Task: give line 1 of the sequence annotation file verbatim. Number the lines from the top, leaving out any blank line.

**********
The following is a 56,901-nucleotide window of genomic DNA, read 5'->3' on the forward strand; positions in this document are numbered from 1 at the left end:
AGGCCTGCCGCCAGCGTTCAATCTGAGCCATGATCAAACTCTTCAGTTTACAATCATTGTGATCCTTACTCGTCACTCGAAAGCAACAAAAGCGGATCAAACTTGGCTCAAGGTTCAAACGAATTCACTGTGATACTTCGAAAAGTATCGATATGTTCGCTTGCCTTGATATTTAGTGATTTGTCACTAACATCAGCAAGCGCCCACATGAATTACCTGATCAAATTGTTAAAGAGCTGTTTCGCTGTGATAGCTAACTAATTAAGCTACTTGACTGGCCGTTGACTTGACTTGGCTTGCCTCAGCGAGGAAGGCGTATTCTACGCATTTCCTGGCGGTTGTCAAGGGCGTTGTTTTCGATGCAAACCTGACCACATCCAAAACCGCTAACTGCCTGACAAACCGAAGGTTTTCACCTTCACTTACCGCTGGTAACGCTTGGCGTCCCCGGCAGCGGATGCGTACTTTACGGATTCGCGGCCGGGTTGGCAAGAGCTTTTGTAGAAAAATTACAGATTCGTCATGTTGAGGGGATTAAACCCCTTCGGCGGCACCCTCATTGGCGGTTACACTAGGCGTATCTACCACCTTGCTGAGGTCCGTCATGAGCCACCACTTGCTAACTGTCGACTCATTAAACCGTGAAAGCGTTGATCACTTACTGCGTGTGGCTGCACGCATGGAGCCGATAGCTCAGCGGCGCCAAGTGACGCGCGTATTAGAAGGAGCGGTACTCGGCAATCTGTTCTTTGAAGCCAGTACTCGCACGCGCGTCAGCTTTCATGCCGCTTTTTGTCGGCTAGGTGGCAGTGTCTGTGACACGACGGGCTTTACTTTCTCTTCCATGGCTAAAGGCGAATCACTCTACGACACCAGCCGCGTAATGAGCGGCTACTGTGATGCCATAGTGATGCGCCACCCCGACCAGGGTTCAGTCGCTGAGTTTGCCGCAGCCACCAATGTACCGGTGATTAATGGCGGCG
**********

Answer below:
The following is a 56,901-nucleotide window of genomic DNA, read 5'->3' on the forward strand; positions in this document are numbered from 1 at the left end: